Arguably, Life Without Sound evades the qualifications of sound. With one contradiction reconciled, however, the album focuses on others. The track list progresses from “Things are Right With You” where Williams repeats “feel right, feel right, feel right” to “Internal World” where he sings “But I’m not the one who’s always right.” His indecision resonates with me and equals the mismatched instrumentals. Feelings and thoughts don’t line up in Life Without Sound, just as in our lives. The album brings this inner turmoil “Up to the Surface” with a screaming splash. Just like reading an author’s indulgent coda, the whole album ends up making sense after a few patient listens. Life Without Sound signifies an internal existence breaking through. Soundlessness blankets our reality when the mind’s noise grows too loud. Life Without Sound violently splinters the divide between an inner and outer self; amid the chaos, Williams provides flashes of insight and understanding. When you let the inner noise become reality’s soundtrack “You give up what you know/ Can’t explain where to go/ And you move in a world that moves on its own.” But when you realize, like Williams, that “it’s time for coming out” that there’s “No use in life without sound” you pull back the blinding mental curtain and remove the brain’s earplugs to clear, coherent sonorousness. This resurfacing and re-invention comes from a thought or a feeling, a sigh or a bang. Julia Curley is a sophomore in the College of Arts and Sciences. She can be reached at firstname.lastname@example.org.
Growing up in Chicago, I often heard the phrase “Imma make a mixtape.” Inspired by rap titans such as Chance the Rapper and Kanye West, who were birthed from the same city streets I walked (or at least lived in somewhat close proximity to), students would often jokingly fantasize about creating their very own rap project that would propel them to stardom. In between passing periods and behind the watchful eyes of teachers, my friends and I would pen our own lyrics with the hopes that with the right producer and beats, we could make a best-selling record. Alas, while I still have a notebook chock-full of hot 16s, I was never able to quite get around to making an album. Though I remain a fan of hip-hop and rap, I thought that the world of music-creation and album-production was best left to the professionals. The best I can do is be an educated and informed critic and consumer.
A holiday wishlist in 2016 is a strange concept, and I’ve found mine filled mostly with things that I don’t want. In no particular order: I don’t want any more surprise election outcomes, I don’t want music and film icons to continue dying in such quick succession and I don’t want to walk into another store that’s playing Paul McCartney’s “Wonderful Christmastime.” I should have known that what I really wanted — what we all wanted — was a Christmas mixtape from Chance The Rapper and Jeremih. The surprise project arrives as a much-needed dose of relief, in particular for those faithful to the Church of Kanye West left rudderless by their leader’s newfound bromance. Last holiday season, I wrote a column on the sacred tradition of Christmas-themed rap songs, a small but undeniable canon that originated with Run-DMC’s classic “Christmas in Hollis” (which, not coincidentally, Chance parodied on last week’s SNL). In one fell swoop, Chance and Jeremih have nearly doubled the size of that canon, contributing nine original songs in a project more cohesive than it has any right to be.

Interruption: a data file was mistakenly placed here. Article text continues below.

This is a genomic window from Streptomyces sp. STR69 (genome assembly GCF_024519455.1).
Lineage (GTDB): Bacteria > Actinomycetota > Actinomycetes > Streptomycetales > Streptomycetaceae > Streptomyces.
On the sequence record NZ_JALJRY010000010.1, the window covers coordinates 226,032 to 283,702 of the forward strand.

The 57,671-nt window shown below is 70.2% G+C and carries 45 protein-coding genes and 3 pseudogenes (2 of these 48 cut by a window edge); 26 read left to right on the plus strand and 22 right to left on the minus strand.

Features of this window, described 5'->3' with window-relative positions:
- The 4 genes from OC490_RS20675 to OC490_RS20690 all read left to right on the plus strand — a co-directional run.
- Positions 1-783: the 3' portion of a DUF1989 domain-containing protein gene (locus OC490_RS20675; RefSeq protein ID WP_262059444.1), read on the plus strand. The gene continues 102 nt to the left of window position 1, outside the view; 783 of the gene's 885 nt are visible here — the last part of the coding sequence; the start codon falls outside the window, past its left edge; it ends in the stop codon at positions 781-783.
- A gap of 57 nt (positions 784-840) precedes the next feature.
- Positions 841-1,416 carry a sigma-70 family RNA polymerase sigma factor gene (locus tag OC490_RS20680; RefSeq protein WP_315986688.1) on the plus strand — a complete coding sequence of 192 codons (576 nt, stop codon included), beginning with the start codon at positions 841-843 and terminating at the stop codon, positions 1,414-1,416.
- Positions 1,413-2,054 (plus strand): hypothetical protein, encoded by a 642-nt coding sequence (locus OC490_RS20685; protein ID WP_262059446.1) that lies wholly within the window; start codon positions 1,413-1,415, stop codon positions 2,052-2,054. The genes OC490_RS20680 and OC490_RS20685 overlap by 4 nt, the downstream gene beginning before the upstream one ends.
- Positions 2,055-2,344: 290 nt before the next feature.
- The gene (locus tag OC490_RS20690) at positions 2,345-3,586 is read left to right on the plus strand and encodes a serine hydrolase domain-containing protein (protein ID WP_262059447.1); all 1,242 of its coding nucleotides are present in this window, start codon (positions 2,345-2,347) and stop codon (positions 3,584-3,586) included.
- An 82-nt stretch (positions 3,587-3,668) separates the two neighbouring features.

In all honesty, I feel let down by Eyez. As a J Cole fan since 2009’s The Warm Up, I cannot say that Eyez stacks up to his previous efforts. Eyez has a lot going for it. The instrumentation is lush; from the strings to the trumpets one cannot fault the production quality. From the bold trap hit “Immortal” to the minimalist masterpiece on the title track to the gentle vocal-driven melodies seen on She Mine Pt.1 & 2, Eyez is both an instrumental and melodic success.
This isn’t what we expected. Maybe if you attended Donald Glover’s PHAROS concert, or if you took him seriously when he said that this project would be completely different, you weren’t caught off guard. Though, for most of the casual listeners, the switch from hip-hop to soul/funk/R&B is an unprecedented move. Being that Paper Boi, a central character on Glover’s his hit television show, Atlanta, produced rap music, it seemed that Glover himself would continue on this path. Nevertheless, the decision to switch from his original genre didn’t result in a flop; rather, “Awaken, My Love!” is a masterful collection of Childish Gambino’s premier work.
Hamilton… a mere mention of its name opens a bevy of conversation. But really, what more can be said about ten-dollar founding father, that has not already been said? Lin Manuel-Miranda’s Broadway behemoth already has a Grammy Award-Winning soundtrack that reached #1 on the Rap Albums chart (apparently the first cast album to ever do so), and its shows have been consistently sold out, with some re-sale tickets going upwards of $2,000. Yet Miranda’s involvement with recent films like Star Wars The Force Awakens and Moana, seemed to signal his departure from the musical.